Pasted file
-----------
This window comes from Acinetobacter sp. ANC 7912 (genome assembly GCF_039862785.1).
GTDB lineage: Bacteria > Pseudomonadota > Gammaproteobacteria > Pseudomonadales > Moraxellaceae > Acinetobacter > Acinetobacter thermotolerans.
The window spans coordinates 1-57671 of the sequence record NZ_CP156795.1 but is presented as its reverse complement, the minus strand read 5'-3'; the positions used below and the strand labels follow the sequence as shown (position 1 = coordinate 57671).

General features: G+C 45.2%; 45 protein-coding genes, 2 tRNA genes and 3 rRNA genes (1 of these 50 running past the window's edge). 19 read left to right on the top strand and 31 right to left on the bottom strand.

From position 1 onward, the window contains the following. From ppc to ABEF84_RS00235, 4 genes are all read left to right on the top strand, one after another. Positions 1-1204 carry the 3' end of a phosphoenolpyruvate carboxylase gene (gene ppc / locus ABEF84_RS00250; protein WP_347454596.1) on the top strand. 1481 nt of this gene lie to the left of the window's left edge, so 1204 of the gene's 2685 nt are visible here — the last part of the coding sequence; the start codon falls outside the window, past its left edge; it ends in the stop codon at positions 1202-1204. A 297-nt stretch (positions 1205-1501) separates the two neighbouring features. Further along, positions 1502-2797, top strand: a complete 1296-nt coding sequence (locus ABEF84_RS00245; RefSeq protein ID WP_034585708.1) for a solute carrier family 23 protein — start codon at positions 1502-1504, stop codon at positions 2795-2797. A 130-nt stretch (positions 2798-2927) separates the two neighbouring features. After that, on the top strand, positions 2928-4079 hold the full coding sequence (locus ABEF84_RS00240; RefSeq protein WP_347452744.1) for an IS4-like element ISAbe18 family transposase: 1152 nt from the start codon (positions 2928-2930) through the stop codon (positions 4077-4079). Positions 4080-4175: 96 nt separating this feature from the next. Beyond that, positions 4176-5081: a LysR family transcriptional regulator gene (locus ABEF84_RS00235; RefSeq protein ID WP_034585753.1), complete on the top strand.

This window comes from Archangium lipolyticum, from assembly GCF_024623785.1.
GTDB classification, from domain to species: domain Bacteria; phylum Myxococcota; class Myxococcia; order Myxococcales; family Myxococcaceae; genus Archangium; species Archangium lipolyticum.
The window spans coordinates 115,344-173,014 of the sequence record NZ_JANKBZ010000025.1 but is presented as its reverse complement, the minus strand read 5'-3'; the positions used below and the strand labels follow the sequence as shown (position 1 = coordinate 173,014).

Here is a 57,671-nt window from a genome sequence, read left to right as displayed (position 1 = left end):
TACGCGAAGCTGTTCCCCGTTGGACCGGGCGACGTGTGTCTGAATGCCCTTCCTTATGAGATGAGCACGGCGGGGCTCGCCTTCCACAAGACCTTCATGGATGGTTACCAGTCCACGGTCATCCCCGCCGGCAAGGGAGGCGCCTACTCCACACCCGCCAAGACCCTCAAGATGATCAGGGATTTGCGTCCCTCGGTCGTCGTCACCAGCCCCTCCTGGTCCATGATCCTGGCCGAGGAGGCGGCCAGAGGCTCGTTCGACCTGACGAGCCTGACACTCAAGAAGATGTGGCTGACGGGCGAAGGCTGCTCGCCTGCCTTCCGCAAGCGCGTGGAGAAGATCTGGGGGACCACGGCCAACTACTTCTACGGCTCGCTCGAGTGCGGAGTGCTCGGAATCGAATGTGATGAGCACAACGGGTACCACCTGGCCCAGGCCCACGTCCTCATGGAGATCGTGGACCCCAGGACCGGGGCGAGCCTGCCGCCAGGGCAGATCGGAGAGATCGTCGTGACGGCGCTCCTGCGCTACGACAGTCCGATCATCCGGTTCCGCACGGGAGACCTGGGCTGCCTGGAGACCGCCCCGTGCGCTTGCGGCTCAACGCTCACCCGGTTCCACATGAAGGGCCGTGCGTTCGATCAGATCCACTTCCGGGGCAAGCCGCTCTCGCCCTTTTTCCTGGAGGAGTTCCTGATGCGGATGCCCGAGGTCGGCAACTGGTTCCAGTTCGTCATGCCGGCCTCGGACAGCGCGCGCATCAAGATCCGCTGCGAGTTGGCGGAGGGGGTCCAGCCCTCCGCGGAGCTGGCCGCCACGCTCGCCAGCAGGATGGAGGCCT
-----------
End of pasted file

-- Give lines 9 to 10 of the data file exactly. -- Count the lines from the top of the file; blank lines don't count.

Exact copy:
Here is a 57,671-nt window from a genome sequence, read left to right as displayed (position 1 = left end):
TACGCGAAGCTGTTCCCCGTTGGACCGGGCGACGTGTGTCTGAATGCCCTTCCTTATGAGATGAGCACGGCGGGGCTCGCCTTCCACAAGACCTTCATGGATGGTTACCAGTCCACGGTCATCCCCGCCGGCAAGGGAGGCGCCTACTCCACACCCGCCAAGACCCTCAAGATGATCAGGGATTTGCGTCCCTCGGTCGTCGTCACCAGCCCCTCCTGGTCCATGATCCTGGCCGAGGAGGCGGCCAGAGGCTCGTTCGACCTGACGAGCCTGACACTCAAGAAGATGTGGCTGACGGGCGAAGGCTGCTCGCCTGCCTTCCGCAAGCGCGTGGAGAAGATCTGGGGGACCACGGCCAACTACTTCTACGGCTCGCTCGAGTGCGGAGTGCTCGGAATCGAATGTGATGAGCACAACGGGTACCACCTGGCCCAGGCCCACGTCCTCATGGAGATCGTGGACCCCAGGACCGGGGCGAGCCTGCCGCCAGGGCAGATCGGAGAGATCGTCGTGACGGCGCTCCTGCGCTACGACAGTCCGATCATCCGGTTCCGCACGGGAGACCTGGGCTGCCTGGAGACCGCCCCGTGCGCTTGCGGCTCAACGCTCACCCGGTTCCACATGAAGGGCCGTGCGTTCGATCAGATCCACTTCCGGGGCAAGCCGCTCTCGCCCTTTTTCCTGGAGGAGTTCCTGATGCGGATGCCCGAGGTCGGCAACTGGTTCCAGTTCGTCATGCCGGCCTCGGACAGCGCGCGCATCAAGATCCGCTGCGAGTTGGCGGAGGGGGTCCAGCCCTCCGCGGAGCTGGCCGCCACGCTCGCCAGCAGGATGGAGGCCT